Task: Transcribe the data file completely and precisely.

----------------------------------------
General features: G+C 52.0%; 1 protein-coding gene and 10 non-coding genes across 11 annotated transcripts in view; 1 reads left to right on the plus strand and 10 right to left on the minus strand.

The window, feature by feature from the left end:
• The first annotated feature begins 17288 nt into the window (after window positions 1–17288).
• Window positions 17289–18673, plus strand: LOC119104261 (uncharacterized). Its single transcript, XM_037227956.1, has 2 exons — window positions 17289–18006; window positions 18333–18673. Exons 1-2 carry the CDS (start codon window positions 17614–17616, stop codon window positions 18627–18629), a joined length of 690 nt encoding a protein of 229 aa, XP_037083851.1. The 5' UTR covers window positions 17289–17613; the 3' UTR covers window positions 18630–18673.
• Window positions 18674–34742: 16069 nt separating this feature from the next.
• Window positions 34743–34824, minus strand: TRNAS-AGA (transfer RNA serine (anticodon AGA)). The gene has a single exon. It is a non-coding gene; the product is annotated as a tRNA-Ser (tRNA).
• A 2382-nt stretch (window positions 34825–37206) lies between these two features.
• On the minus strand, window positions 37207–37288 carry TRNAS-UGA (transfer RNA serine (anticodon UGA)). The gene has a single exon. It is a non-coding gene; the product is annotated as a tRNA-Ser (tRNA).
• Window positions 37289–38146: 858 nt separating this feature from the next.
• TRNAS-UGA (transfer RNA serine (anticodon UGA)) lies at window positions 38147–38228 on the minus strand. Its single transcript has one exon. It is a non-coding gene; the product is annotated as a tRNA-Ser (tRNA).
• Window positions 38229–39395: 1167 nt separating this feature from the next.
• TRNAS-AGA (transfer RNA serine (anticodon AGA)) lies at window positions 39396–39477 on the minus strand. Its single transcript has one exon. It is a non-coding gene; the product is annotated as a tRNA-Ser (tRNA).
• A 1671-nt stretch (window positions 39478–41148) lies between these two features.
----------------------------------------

General features: G+C 52.0%; 1 protein-coding gene and 10 non-coding genes across 11 annotated transcripts in view; 1 reads left to right on the plus strand and 10 right to left on the minus strand.

The window, feature by feature from the left end:
• The first annotated feature begins 17288 nt into the window (after window positions 1–17288).
• Window positions 17289–18673, plus strand: LOC119104261 (uncharacterized). Its single transcript, XM_037227956.1, has 2 exons — window positions 17289–18006; window positions 18333–18673. Exons 1-2 carry the CDS (start codon window positions 17614–17616, stop codon window positions 18627–18629), a joined length of 690 nt encoding a protein of 229 aa, XP_037083851.1. The 5' UTR covers window positions 17289–17613; the 3' UTR covers window positions 18630–18673.
• Window positions 18674–34742: 16069 nt separating this feature from the next.
• Window positions 34743–34824, minus strand: TRNAS-AGA (transfer RNA serine (anticodon AGA)). The gene has a single exon. It is a non-coding gene; the product is annotated as a tRNA-Ser (tRNA).
• A 2382-nt stretch (window positions 34825–37206) lies between these two features.
• On the minus strand, window positions 37207–37288 carry TRNAS-UGA (transfer RNA serine (anticodon UGA)). The gene has a single exon. It is a non-coding gene; the product is annotated as a tRNA-Ser (tRNA).
• Window positions 37289–38146: 858 nt separating this feature from the next.
• TRNAS-UGA (transfer RNA serine (anticodon UGA)) lies at window positions 38147–38228 on the minus strand. Its single transcript has one exon. It is a non-coding gene; the product is annotated as a tRNA-Ser (tRNA).
• Window positions 38229–39395: 1167 nt separating this feature from the next.
• TRNAS-AGA (transfer RNA serine (anticodon AGA)) lies at window positions 39396–39477 on the minus strand. Its single transcript has one exon. It is a non-coding gene; the product is annotated as a tRNA-Ser (tRNA).
• A 1671-nt stretch (window positions 39478–41148) lies between these two features.